Last year, I bought shares of AT&T (NYSE:T) and Verizon (NYSE:VZ) as defensive income generating plays for a volatile market. I didn't expect either stock to rally, but shares of AT&T and Verizon respectively rose 18% and 6% over the past 12 months -- easily outperforming the S&P 500's 2% decline.
But now that both stocks are sitting at multi-year highs, is it too late for new investors to start a position? Let's take a look at both companies' valuations, tailwinds, and dividends to decide.
The first metric most investors will check is the trailing P/E ratio. AT&T currently has a P/E of 16, while Verizon has a P/E of 12. Both ratios are lower than the average P/E of 20 for the domestic telecom industry and the S&P 500's current P/E of 23. The following chart of AT&T and Verizon's P/E ratios over the past five years also indicates that both stocks remain at fairly "cheap" historical levels.
AT&T and Verizon both need to generate lots of free cash flow to fund dividends and buybacks. In 2015, AT&T's free cash flow rose 60% to $15.9 billion, thanks to its acquisition of DirecTV. Verizon's free cash flow, excluding proceeds from tower sales, rose 40% to $18.8 billion last year.
To ascertain how cheap AT&T and Verizon are relative to their FCF, we should use the EV/FCF ratio. The following chart reveals that both companies' EV/FCF ratios have spiked to multi-year highs, although they have gradually declined over the past year.
AT&T and Verizon's EV/FCF ratios have risen due to higher debt loads impacting their enterprise values. AT&T took on debt to finance its acquisitions of spectrum licenses and DirecTV, while Verizon spent billions on spectrum licenses and its purchase of AOL. However, revenue from DirecTV, new wireless customers in Mexico, and the potential divestment of Latin American assets should keep AT&T's debt levels manageable. Verizon can do the same by divesting more of its slower-growth wireline businesses.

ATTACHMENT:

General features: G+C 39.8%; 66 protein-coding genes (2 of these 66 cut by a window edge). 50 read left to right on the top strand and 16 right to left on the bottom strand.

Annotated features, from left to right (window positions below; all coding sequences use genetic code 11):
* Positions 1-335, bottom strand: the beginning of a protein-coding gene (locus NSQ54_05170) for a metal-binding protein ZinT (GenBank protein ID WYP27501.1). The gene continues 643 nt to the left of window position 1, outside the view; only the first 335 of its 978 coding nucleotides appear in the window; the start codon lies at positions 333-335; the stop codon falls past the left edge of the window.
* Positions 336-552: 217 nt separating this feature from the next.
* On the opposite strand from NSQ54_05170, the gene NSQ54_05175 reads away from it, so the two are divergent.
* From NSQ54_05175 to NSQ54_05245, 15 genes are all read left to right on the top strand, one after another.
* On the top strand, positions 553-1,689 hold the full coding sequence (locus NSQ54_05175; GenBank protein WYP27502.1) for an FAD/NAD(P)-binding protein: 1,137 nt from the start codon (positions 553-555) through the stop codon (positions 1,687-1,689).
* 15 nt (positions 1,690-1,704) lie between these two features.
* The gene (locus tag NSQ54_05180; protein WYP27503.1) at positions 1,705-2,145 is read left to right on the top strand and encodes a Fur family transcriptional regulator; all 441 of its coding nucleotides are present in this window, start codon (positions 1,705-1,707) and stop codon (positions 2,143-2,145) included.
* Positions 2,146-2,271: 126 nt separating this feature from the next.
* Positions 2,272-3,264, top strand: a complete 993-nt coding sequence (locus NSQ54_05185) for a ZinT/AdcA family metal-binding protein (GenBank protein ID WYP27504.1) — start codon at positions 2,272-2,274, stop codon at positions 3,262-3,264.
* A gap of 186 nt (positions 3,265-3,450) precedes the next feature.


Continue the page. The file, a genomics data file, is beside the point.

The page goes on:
Looking ahead, analysts expect AT&T to grow its earnings 5% this year and for Verizon's to stay roughly flat. AT&T and Verizon both trade at around 13 times forward earnings, so both stocks are trading at a premium to their earnings growth potential.
Over the next five years, AT&T is expected to grow its earnings 5.1% annually, which gives it a 5-year PEG ratio of 2.7. Verizon is expected to grow its annual earnings 4.5% during that same period, which gives it a higher PEG ratio of 2.9. Both ratios indicate that investors should expect slow earnings growth, since neither ratio comes close to dipping below the "undervalued" PEG threshold of 1.
However, most investors don't buy AT&T and Verizon because they think they're "value" stocks -- they buy them because they pay big and steady dividends. AT&T has hiked its dividend annually for over three decades, while Verizon has done the same for nearly a decade. AT&T currently has a yield of 4.9%, while Verizon has a yield of 4.3%. Both payouts are significantly higher than the S&P 500's average yield of 2.1%.
To many investors, income generating stocks like AT&T and Verizon only become "overvalued" when their price growth causes yields to dramatically decline. AT&T and Verizon's yields have indeed fallen slightly, but their 4%+ yields still remain above multi-year lows. Over the past 12 months, AT&T has paid out 64% of its FCF as dividends, while Verizon has paid out 76% -- meaning that both companies still have plenty of room to boost their payouts.
Are AT&T and Verizon overvalued?
Whether or not AT&T and Verizon are overvalued depends on your perspective as an investor. Both stocks trade at a discount to the industry and overall market, but neither stock can be defined as a "deep value" stock which trades at a discount to its earnings growth potential.
But if you're an income investor like me, AT&T and Verizon's hefty yields and rising cash flows remain impressive. Therefore, I think AT&T and Verizon are neither cheap nor expensive. Instead, I believe that both telco stocks are still "fairly" valued based on their earnings growth potential and dividend yields, and it still isn't too late for new investors to jump aboard.